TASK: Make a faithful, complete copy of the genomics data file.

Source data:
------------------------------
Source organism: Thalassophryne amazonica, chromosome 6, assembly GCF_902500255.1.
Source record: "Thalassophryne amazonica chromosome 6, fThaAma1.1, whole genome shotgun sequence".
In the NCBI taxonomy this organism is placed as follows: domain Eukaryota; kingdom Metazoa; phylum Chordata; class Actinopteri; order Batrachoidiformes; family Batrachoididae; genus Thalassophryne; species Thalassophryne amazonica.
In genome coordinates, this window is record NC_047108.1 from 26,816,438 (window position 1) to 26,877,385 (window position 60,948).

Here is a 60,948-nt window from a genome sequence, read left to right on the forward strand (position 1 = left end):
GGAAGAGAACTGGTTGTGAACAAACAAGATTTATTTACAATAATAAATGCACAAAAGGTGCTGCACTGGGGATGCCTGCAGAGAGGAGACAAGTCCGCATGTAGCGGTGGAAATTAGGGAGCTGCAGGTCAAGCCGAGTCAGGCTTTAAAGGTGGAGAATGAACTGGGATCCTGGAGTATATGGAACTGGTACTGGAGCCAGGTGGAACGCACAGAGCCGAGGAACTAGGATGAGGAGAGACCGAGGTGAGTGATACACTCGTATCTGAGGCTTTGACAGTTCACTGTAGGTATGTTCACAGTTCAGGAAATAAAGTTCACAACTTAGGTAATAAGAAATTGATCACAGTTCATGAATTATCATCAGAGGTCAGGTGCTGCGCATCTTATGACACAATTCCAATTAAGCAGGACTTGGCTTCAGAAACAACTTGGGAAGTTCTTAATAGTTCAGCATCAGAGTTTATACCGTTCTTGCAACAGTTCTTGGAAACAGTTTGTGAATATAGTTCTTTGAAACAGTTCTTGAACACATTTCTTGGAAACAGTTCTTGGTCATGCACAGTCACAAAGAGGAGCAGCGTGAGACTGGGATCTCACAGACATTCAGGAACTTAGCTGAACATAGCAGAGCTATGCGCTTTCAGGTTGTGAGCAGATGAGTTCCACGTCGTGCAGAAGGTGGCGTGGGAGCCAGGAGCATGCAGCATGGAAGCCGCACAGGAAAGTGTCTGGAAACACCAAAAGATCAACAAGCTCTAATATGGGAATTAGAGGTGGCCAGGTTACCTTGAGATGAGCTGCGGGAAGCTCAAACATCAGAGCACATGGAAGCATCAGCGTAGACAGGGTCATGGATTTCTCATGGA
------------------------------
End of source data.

Source organism: Thalassophryne amazonica, chromosome 6, assembly GCF_902500255.1.
Source record: "Thalassophryne amazonica chromosome 6, fThaAma1.1, whole genome shotgun sequence".
In the NCBI taxonomy this organism is placed as follows: domain Eukaryota; kingdom Metazoa; phylum Chordata; class Actinopteri; order Batrachoidiformes; family Batrachoididae; genus Thalassophryne; species Thalassophryne amazonica.
In genome coordinates, this window is record NC_047108.1 from 26,816,438 (window position 1) to 26,877,385 (window position 60,948).

Here is a 60,948-nt window from a genome sequence, read left to right on the forward strand (position 1 = left end):
GGAAGAGAACTGGTTGTGAACAAACAAGATTTATTTACAATAATAAATGCACAAAAGGTGCTGCACTGGGGATGCCTGCAGAGAGGAGACAAGTCCGCATGTAGCGGTGGAAATTAGGGAGCTGCAGGTCAAGCCGAGTCAGGCTTTAAAGGTGGAGAATGAACTGGGATCCTGGAGTATATGGAACTGGTACTGGAGCCAGGTGGAACGCACAGAGCCGAGGAACTAGGATGAGGAGAGACCGAGGTGAGTGATACACTCGTATCTGAGGCTTTGACAGTTCACTGTAGGTATGTTCACAGTTCAGGAAATAAAGTTCACAACTTAGGTAATAAGAAATTGATCACAGTTCATGAATTATCATCAGAGGTCAGGTGCTGCGCATCTTATGACACAATTCCAATTAAGCAGGACTTGGCTTCAGAAACAACTTGGGAAGTTCTTAATAGTTCAGCATCAGAGTTTATACCGTTCTTGCAACAGTTCTTGGAAACAGTTTGTGAATATAGTTCTTTGAAACAGTTCTTGAACACATTTCTTGGAAACAGTTCTTGGTCATGCACAGTCACAAAGAGGAGCAGCGTGAGACTGGGATCTCACAGACATTCAGGAACTTAGCTGAACATAGCAGAGCTATGCGCTTTCAGGTTGTGAGCAGATGAGTTCCACGTCGTGCAGAAGGTGGCGTGGGAGCCAGGAGCATGCAGCATGGAAGCCGCACAGGAAAGTGTCTGGAAACACCAAAAGATCAACAAGCTCTAATATGGGAATTAGAGGTGGCCAGGTTACCTTGAGATGAGCTGCGGGAAGCTCAAACATCAGAGCACATGGAAGCATCAGCGTAGACAGGGTCATGGATTTCTCATGGA